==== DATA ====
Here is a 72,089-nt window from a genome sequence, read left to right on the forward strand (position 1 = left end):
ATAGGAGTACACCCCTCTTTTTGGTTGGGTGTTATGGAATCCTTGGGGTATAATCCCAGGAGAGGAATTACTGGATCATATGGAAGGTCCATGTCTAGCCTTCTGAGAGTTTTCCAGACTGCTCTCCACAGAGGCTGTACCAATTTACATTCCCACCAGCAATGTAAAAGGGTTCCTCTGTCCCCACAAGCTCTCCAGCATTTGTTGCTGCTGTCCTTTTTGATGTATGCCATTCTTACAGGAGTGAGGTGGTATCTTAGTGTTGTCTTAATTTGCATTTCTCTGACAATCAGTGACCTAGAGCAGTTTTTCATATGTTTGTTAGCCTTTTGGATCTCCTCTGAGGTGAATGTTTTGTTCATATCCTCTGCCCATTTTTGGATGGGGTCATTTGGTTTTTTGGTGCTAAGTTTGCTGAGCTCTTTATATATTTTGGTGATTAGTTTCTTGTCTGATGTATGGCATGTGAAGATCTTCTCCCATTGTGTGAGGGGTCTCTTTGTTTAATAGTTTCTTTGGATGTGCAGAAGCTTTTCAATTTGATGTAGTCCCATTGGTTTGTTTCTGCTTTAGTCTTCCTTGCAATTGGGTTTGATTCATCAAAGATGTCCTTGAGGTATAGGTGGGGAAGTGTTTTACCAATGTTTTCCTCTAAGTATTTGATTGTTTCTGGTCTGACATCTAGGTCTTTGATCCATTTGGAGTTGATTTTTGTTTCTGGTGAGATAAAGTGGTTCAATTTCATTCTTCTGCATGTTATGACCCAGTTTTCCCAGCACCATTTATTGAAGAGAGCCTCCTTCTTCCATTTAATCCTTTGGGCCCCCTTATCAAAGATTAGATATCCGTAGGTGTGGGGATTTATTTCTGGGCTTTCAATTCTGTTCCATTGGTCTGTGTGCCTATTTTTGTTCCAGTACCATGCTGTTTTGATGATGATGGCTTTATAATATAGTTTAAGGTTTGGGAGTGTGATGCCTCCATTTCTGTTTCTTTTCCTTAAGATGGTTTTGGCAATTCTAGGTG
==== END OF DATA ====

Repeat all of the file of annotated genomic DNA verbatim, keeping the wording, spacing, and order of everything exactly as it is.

Here is a 72,089-nt window from a genome sequence, read left to right on the forward strand (position 1 = left end):
ATAGGAGTACACCCCTCTTTTTGGTTGGGTGTTATGGAATCCTTGGGGTATAATCCCAGGAGAGGAATTACTGGATCATATGGAAGGTCCATGTCTAGCCTTCTGAGAGTTTTCCAGACTGCTCTCCACAGAGGCTGTACCAATTTACATTCCCACCAGCAATGTAAAAGGGTTCCTCTGTCCCCACAAGCTCTCCAGCATTTGTTGCTGCTGTCCTTTTTGATGTATGCCATTCTTACAGGAGTGAGGTGGTATCTTAGTGTTGTCTTAATTTGCATTTCTCTGACAATCAGTGACCTAGAGCAGTTTTTCATATGTTTGTTAGCCTTTTGGATCTCCTCTGAGGTGAATGTTTTGTTCATATCCTCTGCCCATTTTTGGATGGGGTCATTTGGTTTTTTGGTGCTAAGTTTGCTGAGCTCTTTATATATTTTGGTGATTAGTTTCTTGTCTGATGTATGGCATGTGAAGATCTTCTCCCATTGTGTGAGGGGTCTCTTTGTTTAATAGTTTCTTTGGATGTGCAGAAGCTTTTCAATTTGATGTAGTCCCATTGGTTTGTTTCTGCTTTAGTCTTCCTTGCAATTGGGTTTGATTCATCAAAGATGTCCTTGAGGTATAGGTGGGGAAGTGTTTTACCAATGTTTTCCTCTAAGTATTTGATTGTTTCTGGTCTGACATCTAGGTCTTTGATCCATTTGGAGTTGATTTTTGTTTCTGGTGAGATAAAGTGGTTCAATTTCATTCTTCTGCATGTTATGACCCAGTTTTCCCAGCACCATTTATTGAAGAGAGCCTCCTTCTTCCATTTAATCCTTTGGGCCCCCTTATCAAAGATTAGATATCCGTAGGTGTGGGGATTTATTTCTGGGCTTTCAATTCTGTTCCATTGGTCTGTGTGCCTATTTTTGTTCCAGTACCATGCTGTTTTGATGATGATGGCTTTATAATATAGTTTAAGGTTTGGGAGTGTGATGCCTCCATTTCTGTTTCTTTTCCTTAAGATGGTTTTGGCAATTCTAGGTG